Dolores Claiborne Hardcover – 12 Nov 1992
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More of a mystery than a horror novel, Dolores Claiborne contains only the briefest glances at the supernatural. The novel presents Stephen King as a writer experimenting with style and narrative, time and perspective. Fans looking for a skin-crawling, page-turning fright or an undead bloodbath will be disappointed, but a patient reader willing to savour King's leisurely study of character and island life will find many rewards. And all of this is not to say that the book is without suspense.
The story unfolds in one continuous chapter, told in the first person by the cranky, 65-year-old housekeeper, Dolores, who is explaining to police officers and a stenographer how and why she killed her husband, Joe, 30 years ago. At the same time, in her rambling monologue, she insists that she did not kill her longtime employer, Vera Donovan--notwithstanding what the residents of Little Tall Island may be whispering. Joe was a drinker, and, as Dolores gradually argues, he deserved to die for the horrifying crimes he committed against his family. But Vera, despite her cantankerous disposition as a lady governing her decaying estate with her precise rules about even the most mundane household chore ("Six pins! Remember to use six pins! Don't you let the wind blow my good sheets down to the corner of the yard!"), was a good woman--or at least not an evil one. She was the woman who hired the young Dolores and kept her on even after Dolores got pregnant again. Dolores cleaned and cared for her even as the old matron faded into senility.
Dolores Claiborne is a rich novel that recalls the regionalist writing of the turn of the century. It is a fine place for a sceptical newcomer--put off by King's reputation for outright terror--to start. And for fans, it is a book that offers new insights into an author who's an old favourite. --Patrick O'Kelley --This text refers to the Paperback edition.
'A compelling masterpiece' (Sunday Telegraph)
'King deploys his talents to formidable effect . . . the tension is unrelenting and the narrator/heroine with her vivid colloquialisms and her sharp, homespun wit, is a tour du force of authorial ventriloquy. This is a work not just of imagination but of genuine pathos.' (Daily Telegraph) --This text refers to the Paperback edition.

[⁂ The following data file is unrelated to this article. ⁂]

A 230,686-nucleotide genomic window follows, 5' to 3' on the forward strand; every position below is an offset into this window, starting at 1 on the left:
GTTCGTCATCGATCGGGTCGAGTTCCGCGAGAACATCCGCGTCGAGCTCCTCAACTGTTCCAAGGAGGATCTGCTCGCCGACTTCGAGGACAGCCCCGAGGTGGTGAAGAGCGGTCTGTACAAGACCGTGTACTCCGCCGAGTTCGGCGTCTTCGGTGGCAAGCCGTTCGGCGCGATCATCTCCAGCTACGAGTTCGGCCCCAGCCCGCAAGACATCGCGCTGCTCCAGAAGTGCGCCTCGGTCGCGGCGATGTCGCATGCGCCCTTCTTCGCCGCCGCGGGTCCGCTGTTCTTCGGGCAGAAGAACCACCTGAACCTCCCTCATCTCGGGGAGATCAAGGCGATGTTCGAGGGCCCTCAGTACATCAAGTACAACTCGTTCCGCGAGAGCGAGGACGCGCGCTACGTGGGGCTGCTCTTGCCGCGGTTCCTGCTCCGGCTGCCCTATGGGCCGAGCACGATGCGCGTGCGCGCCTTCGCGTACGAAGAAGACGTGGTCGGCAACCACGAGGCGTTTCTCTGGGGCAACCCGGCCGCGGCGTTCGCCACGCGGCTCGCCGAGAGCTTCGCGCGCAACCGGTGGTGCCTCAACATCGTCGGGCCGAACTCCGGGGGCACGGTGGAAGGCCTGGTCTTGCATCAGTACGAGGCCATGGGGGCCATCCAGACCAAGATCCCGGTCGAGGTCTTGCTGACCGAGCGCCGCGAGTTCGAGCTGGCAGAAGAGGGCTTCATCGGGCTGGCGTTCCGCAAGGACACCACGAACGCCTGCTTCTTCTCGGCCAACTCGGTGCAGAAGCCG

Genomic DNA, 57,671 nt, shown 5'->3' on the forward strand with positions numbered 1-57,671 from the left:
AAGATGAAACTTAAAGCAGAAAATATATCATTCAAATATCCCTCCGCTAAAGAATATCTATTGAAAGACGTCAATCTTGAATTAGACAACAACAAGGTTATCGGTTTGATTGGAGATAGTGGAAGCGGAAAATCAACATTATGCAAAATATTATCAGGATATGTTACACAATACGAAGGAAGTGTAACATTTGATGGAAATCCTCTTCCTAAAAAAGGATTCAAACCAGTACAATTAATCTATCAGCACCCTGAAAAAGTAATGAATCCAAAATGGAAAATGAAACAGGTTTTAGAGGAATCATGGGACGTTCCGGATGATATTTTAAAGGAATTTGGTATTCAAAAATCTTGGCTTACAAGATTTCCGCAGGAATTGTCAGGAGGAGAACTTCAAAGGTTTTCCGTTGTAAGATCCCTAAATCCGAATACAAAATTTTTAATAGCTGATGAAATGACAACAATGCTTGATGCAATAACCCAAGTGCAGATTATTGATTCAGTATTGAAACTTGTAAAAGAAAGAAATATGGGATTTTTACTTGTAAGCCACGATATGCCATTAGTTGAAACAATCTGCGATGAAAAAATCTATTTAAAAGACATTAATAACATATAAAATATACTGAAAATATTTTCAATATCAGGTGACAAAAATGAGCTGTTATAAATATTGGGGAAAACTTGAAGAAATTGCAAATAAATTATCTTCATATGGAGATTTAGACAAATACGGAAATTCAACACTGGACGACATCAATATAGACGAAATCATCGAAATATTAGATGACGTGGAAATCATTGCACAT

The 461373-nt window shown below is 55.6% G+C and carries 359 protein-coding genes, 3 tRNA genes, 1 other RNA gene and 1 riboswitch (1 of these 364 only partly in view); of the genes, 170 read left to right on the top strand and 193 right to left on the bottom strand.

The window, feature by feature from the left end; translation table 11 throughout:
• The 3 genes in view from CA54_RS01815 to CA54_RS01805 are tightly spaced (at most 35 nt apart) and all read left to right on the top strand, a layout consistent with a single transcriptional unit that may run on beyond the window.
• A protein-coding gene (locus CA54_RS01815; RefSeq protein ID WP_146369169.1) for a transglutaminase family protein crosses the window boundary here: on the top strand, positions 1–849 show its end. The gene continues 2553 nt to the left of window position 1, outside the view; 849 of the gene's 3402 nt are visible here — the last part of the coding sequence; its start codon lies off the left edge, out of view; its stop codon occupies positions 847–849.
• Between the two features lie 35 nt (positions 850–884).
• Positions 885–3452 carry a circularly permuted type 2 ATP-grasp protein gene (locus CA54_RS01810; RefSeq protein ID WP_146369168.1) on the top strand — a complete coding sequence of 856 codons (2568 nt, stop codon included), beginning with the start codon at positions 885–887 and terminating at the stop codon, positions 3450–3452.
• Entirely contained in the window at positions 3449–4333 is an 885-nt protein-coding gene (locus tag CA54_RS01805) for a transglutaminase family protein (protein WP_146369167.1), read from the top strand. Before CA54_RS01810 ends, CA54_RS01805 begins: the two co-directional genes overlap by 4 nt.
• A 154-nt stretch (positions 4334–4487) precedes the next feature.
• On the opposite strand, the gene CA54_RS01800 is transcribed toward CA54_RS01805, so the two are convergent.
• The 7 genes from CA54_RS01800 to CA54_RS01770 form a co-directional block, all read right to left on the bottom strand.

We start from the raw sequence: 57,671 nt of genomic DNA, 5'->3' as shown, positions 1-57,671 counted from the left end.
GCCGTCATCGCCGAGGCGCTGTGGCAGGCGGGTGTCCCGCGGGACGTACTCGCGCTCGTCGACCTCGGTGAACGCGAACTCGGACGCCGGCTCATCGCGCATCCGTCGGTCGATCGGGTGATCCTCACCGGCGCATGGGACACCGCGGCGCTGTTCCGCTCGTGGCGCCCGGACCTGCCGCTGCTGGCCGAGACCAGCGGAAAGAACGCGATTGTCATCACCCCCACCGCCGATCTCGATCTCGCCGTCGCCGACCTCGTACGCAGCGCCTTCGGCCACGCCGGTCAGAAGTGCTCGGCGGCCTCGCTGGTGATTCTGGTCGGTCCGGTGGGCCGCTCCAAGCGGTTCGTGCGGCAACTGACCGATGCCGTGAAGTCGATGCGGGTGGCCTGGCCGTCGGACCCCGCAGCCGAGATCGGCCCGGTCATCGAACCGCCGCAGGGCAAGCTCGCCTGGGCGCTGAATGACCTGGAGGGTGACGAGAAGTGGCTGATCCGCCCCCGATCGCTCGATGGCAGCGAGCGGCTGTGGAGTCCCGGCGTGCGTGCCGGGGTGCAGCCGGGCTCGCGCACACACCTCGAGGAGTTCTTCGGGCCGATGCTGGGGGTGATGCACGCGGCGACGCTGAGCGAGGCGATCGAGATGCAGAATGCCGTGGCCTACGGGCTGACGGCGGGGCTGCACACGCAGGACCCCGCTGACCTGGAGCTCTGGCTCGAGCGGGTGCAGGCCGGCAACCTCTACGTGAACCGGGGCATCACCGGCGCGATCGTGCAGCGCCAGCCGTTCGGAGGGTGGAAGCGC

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Top Customer Reviews
It is told in an unusual way that is at first hard to get into. But once you have, you can really feel the character of Delores as the story develops. Her pain and suffering are your pain and suffering. You want her to come out of this well. And does she? Well, read it. You won't be disappointed.
DOLORES CLAIBORNE is the story of the eponymous woman from Little Tall Island, Maine, and is told [almost] entirely in the first person, by Dolores herself. She is telling the story of her life to the police chief after the mysterious death of her elderly and eccentric employer, Vera Donovan; a death where foul play is involved and Dolores is the chief suspect. Talk on the island has been rife about Delores; several years ago her husband also died in mysterious circumstances, and there have been malicious rumours and whispers about her ever since. But now is the time for Dolores to tell her story; of her married life with her alcoholic abusive husband, and how he began to sexually molest their young daughter, and of what happened on the night he died. Delores' tale is also the story of her employer, Vera Donovan, and Dolores' back-breaking filthy and degrading years working for this stark, wanton and perhaps a little crazy old woman, and also of the events leading up to her death. Throughout the novel, also, Delores often goes off track a little, and her little diversions and asides are equally as entertaining as the main plot.